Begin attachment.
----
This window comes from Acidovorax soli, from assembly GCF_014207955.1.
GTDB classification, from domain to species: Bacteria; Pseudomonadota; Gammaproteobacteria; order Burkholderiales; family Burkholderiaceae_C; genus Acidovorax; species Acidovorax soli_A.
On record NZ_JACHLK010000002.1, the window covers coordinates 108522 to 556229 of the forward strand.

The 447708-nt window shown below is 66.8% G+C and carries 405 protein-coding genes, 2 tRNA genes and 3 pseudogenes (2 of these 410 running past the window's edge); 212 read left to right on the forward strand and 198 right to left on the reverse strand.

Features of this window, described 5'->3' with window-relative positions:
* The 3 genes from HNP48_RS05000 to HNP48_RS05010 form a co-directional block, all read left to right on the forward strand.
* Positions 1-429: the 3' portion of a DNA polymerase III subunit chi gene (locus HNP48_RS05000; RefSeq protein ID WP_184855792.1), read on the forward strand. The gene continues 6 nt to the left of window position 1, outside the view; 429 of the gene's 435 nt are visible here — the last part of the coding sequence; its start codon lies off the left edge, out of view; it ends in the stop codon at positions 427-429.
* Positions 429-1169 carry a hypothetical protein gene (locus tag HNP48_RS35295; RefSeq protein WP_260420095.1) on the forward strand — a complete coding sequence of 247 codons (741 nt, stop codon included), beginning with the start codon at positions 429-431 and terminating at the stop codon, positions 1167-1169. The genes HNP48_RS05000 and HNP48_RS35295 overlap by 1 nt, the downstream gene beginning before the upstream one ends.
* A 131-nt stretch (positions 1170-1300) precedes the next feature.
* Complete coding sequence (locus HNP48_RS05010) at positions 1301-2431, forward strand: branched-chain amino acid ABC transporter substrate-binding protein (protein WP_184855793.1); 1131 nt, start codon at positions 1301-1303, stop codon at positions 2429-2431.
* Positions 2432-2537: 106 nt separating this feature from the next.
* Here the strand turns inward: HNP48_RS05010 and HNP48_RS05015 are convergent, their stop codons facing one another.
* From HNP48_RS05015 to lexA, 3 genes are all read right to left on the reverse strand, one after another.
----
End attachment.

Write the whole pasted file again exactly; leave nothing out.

This window comes from Acidovorax soli, from assembly GCF_014207955.1.
GTDB classification, from domain to species: Bacteria; Pseudomonadota; Gammaproteobacteria; order Burkholderiales; family Burkholderiaceae_C; genus Acidovorax; species Acidovorax soli_A.
On record NZ_JACHLK010000002.1, the window covers coordinates 108522 to 556229 of the forward strand.

The 447708-nt window shown below is 66.8% G+C and carries 405 protein-coding genes, 2 tRNA genes and 3 pseudogenes (2 of these 410 running past the window's edge); 212 read left to right on the forward strand and 198 right to left on the reverse strand.

Features of this window, described 5'->3' with window-relative positions:
* The 3 genes from HNP48_RS05000 to HNP48_RS05010 form a co-directional block, all read left to right on the forward strand.
* Positions 1-429: the 3' portion of a DNA polymerase III subunit chi gene (locus HNP48_RS05000; RefSeq protein ID WP_184855792.1), read on the forward strand. The gene continues 6 nt to the left of window position 1, outside the view; 429 of the gene's 435 nt are visible here — the last part of the coding sequence; its start codon lies off the left edge, out of view; it ends in the stop codon at positions 427-429.
* Positions 429-1169 carry a hypothetical protein gene (locus tag HNP48_RS35295; RefSeq protein WP_260420095.1) on the forward strand — a complete coding sequence of 247 codons (741 nt, stop codon included), beginning with the start codon at positions 429-431 and terminating at the stop codon, positions 1167-1169. The genes HNP48_RS05000 and HNP48_RS35295 overlap by 1 nt, the downstream gene beginning before the upstream one ends.
* A 131-nt stretch (positions 1170-1300) precedes the next feature.
* Complete coding sequence (locus HNP48_RS05010) at positions 1301-2431, forward strand: branched-chain amino acid ABC transporter substrate-binding protein (protein WP_184855793.1); 1131 nt, start codon at positions 1301-1303, stop codon at positions 2429-2431.
* Positions 2432-2537: 106 nt separating this feature from the next.
* Here the strand turns inward: HNP48_RS05010 and HNP48_RS05015 are convergent, their stop codons facing one another.
* From HNP48_RS05015 to lexA, 3 genes are all read right to left on the reverse strand, one after another.